The film features as much a metaphorical journey as it does a literal one; Roma, Toto and Drop venture into the woods with their backpacks and a map, utterly unprepared both for the physical feat and the psychological strain the trip will place them under. As the obstacles start to outweigh the thrills, arguments erupt, mainly caused by the delicate balance between conflicting personalities that is suddenly disturbed. Their journey, then, becomes a chance to grow -- while Toto learns to question his choices as well as the path that has been laid out for him, Roma breaks out of his childishness and insecurity to finally take some risks. Drop, as much as going through a transformation himself, acts as the catalyst for his friends’ awakenings.
It’s Drop who perhaps learns the most from the journey into the woods. Looking for what is essentially a way to give his life meaning, he eventually finds it in friendship itself. The revelation of his unexpected imminent death shakes Roma and Toto out of the final dregs of their childhood. As often happens, grief becomes a powerful tool for change -- one that pushes Roma to follow old feelings he brushed aside, Toto to embrace the path he chose for himself and Drop to finally stop running.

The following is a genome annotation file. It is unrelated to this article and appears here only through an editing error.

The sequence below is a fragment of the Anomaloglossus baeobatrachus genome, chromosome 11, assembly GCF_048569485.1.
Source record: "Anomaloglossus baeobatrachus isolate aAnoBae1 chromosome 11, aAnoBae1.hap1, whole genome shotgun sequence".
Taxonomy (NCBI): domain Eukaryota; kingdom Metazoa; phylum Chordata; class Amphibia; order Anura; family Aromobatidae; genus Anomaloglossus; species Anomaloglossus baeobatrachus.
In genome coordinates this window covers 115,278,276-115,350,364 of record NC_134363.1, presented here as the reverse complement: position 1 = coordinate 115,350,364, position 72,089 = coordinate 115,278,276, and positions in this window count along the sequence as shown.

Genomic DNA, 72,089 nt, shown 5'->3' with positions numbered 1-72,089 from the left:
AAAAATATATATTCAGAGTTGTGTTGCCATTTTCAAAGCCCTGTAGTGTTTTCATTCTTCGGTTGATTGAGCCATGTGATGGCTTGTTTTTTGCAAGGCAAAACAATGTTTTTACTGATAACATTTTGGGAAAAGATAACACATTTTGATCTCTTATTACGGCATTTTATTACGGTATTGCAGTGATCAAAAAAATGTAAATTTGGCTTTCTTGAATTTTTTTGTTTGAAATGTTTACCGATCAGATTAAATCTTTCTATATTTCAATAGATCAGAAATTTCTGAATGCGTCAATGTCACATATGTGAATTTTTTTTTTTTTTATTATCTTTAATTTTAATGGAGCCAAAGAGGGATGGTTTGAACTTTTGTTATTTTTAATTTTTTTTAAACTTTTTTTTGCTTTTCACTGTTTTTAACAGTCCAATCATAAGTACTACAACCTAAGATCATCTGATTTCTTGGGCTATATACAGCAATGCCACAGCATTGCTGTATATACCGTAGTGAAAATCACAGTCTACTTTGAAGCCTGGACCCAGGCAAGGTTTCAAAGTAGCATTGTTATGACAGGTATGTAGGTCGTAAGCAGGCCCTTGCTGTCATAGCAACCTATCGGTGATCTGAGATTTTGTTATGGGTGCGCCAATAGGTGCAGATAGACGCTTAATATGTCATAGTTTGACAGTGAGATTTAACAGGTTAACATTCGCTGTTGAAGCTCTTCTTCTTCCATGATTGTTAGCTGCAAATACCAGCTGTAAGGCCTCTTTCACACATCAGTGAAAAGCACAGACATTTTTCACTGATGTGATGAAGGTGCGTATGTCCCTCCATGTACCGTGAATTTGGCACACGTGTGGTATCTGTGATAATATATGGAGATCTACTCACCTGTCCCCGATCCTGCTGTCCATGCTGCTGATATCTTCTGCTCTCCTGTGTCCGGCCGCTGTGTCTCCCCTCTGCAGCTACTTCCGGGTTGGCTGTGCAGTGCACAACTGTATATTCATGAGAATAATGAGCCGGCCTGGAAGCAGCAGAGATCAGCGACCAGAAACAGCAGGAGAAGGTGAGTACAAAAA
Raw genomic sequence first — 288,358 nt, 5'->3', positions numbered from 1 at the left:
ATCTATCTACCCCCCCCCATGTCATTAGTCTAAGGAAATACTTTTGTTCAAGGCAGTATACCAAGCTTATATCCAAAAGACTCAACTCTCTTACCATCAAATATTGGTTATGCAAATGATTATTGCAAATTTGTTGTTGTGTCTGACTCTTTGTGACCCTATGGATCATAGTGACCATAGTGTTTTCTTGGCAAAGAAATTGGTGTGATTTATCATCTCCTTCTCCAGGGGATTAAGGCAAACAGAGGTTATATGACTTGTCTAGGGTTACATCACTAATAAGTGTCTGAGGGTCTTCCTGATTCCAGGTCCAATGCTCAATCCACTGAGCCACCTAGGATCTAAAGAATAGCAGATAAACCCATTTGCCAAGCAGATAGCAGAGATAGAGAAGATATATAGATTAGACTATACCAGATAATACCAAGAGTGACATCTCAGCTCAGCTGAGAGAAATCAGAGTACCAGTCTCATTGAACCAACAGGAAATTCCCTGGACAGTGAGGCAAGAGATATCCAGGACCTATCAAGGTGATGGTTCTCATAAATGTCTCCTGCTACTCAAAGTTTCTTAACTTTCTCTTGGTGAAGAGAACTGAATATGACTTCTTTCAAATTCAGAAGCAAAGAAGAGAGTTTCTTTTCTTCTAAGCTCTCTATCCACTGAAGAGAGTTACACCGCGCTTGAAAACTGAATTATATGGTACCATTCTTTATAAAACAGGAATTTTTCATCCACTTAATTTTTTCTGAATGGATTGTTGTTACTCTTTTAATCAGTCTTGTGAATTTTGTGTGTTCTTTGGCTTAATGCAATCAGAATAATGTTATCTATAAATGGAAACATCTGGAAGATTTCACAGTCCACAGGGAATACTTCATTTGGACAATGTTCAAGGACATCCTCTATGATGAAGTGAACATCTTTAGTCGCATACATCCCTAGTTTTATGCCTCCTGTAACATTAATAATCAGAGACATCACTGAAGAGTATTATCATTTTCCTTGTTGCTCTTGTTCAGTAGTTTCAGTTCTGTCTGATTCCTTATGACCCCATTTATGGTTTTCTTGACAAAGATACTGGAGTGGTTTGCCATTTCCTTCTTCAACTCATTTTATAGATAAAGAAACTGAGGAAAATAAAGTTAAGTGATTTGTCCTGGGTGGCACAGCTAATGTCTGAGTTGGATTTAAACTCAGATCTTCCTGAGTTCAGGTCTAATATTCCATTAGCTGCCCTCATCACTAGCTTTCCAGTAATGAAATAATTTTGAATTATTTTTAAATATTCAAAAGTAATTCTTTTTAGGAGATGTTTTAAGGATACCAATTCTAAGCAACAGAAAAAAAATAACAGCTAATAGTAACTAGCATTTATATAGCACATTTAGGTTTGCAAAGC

Lack of Refinement Prevents Goodbye, Don Glees! From Being Truly Great
While it is inevitable for coming-of-age stories to closely resemble one another, as growth often entails the same instances of death, loss and violence, Goodbye Don Glees! seems to draw heavily on earlier works. Almost a Japanese re-imagining of 1986’s Stand By Me, the film is reminiscent of other childhood dramas, such as Bridge to Terabithia or even Stranger Things, which is openly derivative. The similarities wouldn’t be an issue per se if the film managed to elevate the genre or explore new avenues. Instead, these references -- tropes, even -- are sometimes handled roughly or clash with jarring musical scenes. For instance, a heart-warming moment of self-revelation is suddenly interrupted by a loud rendition of 'Twinkle Twinkle Little Star,' whose suitability might have been lost in translation, but which leaves the audience laughing for all the wrong reasons.